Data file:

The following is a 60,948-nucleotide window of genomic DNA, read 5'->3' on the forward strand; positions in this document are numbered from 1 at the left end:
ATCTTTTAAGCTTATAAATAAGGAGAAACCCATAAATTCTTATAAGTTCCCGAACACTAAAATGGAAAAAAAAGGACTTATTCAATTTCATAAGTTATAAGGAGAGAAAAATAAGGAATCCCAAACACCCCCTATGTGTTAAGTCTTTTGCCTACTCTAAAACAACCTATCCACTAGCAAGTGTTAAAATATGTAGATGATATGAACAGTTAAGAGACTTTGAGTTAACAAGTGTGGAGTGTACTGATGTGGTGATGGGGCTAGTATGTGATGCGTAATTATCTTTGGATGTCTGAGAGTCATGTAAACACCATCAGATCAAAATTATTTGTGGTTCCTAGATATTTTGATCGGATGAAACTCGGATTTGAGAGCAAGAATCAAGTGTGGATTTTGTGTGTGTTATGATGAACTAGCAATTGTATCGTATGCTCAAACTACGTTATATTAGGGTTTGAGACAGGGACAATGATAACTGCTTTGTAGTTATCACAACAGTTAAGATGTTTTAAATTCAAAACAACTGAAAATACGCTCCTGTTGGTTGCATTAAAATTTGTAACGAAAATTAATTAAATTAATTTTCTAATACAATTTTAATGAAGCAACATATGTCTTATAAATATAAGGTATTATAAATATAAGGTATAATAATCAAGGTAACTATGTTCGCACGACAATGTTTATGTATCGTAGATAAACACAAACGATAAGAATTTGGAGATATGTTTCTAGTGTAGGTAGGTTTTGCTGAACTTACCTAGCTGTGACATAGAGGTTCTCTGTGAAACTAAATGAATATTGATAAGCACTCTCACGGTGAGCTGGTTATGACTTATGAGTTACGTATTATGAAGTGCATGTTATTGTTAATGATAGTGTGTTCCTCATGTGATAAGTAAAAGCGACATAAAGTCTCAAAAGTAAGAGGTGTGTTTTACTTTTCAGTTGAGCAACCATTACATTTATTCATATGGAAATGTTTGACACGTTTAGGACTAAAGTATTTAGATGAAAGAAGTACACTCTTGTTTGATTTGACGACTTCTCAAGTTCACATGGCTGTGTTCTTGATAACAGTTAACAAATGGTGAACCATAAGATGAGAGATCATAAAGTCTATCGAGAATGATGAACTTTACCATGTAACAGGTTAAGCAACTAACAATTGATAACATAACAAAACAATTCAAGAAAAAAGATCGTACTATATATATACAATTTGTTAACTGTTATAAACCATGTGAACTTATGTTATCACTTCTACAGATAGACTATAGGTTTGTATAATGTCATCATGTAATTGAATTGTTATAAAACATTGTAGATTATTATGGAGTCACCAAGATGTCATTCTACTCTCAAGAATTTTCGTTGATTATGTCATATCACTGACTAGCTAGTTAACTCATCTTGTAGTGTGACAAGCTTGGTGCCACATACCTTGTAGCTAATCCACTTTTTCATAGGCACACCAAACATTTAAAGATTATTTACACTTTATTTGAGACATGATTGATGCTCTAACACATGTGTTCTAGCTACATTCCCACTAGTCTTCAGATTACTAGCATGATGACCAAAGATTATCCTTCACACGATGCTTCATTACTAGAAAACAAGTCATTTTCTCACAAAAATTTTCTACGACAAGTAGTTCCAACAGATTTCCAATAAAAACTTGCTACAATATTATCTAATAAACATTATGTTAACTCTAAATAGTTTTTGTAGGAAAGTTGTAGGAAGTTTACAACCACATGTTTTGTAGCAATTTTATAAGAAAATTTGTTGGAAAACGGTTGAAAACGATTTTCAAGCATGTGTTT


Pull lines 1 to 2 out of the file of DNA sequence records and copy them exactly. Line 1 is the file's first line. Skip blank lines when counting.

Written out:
The following is a 60,948-nucleotide window of genomic DNA, read 5'->3' on the forward strand; positions in this document are numbered from 1 at the left end:
ATCTTTTAAGCTTATAAATAAGGAGAAACCCATAAATTCTTATAAGTTCCCGAACACTAAAATGGAAAAAAAAGGACTTATTCAATTTCATAAGTTATAAGGAGAGAAAAATAAGGAATCCCAAACACCCCCTATGTGTTAAGTCTTTTGCCTACTCTAAAACAACCTATCCACTAGCAAGTGTTAAAATATGTAGATGATATGAACAGTTAAGAGACTTTGAGTTAACAAGTGTGGAGTGTACTGATGTGGTGATGGGGCTAGTATGTGATGCGTAATTATCTTTGGATGTCTGAGAGTCATGTAAACACCATCAGATCAAAATTATTTGTGGTTCCTAGATATTTTGATCGGATGAAACTCGGATTTGAGAGCAAGAATCAAGTGTGGATTTTGTGTGTGTTATGATGAACTAGCAATTGTATCGTATGCTCAAACTACGTTATATTAGGGTTTGAGACAGGGACAATGATAACTGCTTTGTAGTTATCACAACAGTTAAGATGTTTTAAATTCAAAACAACTGAAAATACGCTCCTGTTGGTTGCATTAAAATTTGTAACGAAAATTAATTAAATTAATTTTCTAATACAATTTTAATGAAGCAACATATGTCTTATAAATATAAGGTATTATAAATATAAGGTATAATAATCAAGGTAACTATGTTCGCACGACAATGTTTATGTATCGTAGATAAACACAAACGATAAGAATTTGGAGATATGTTTCTAGTGTAGGTAGGTTTTGCTGAACTTACCTAGCTGTGACATAGAGGTTCTCTGTGAAACTAAATGAATATTGATAAGCACTCTCACGGTGAGCTGGTTATGACTTATGAGTTACGTATTATGAAGTGCATGTTATTGTTAATGATAGTGTGTTCCTCATGTGATAAGTAAAAGCGACATAAAGTCTCAAAAGTAAGAGGTGTGTTTTACTTTTCAGTTGAGCAACCATTACATTTATTCATATGGAAATGTTTGACACGTTTAGGACTAAAGTATTTAGATGAAAGAAGTACACTCTTGTTTGATTTGACGACTTCTCAAGTTCACATGGCTGTGTTCTTGATAACAGTTAACAAATGGTGAACCATAAGATGAGAGATCATAAAGTCTATCGAGAATGATGAACTTTACCATGTAACAGGTTAAGCAACTAACAATTGATAACATAACAAAACAATTCAAGAAAAAAGATCGTACTATATATATACAATTTGTTAACTGTTATAAACCATGTGAACTTATGTTATCACTTCTACAGATAGACTATAGGTTTGTATAATGTCATCATGTAATTGAATTGTTATAAAACATTGTAGATTATTATGGAGTCACCAAGATGTCATTCTACTCTCAAGAATTTTCGTTGATTATGTCATATCACTGACTAGCTAGTTAACTCATCTTGTAGTGTGACAAGCTTGGTGCCACATACCTTGTAGCTAATCCACTTTTTCATAGGCACACCAAACATTTAAAGATTATTTACACTTTATTTGAGACATGATTGATGCTCTAACACATGTGTTCTAGCTACATTCCCACTAGTCTTCAGATTACTAGCATGATGACCAAAGATTATCCTTCACACGATGCTTCATTACTAGAAAACAAGTCATTTTCTCACAAAAATTTTCTACGACAAGTAGTTCCAACAGATTTCCAATAAAAACTTGCTACAATATTATCTAATAAACATTATGTTAACTCTAAATAGTTTTTGTAGGAAAGTTGTAGGAAGTTTACAACCACATGTTTTGTAGCAATTTTATAAGAAAATTTGTTGGAAAACGGTTGAAAACGATTTTCAAGCATGTGTTT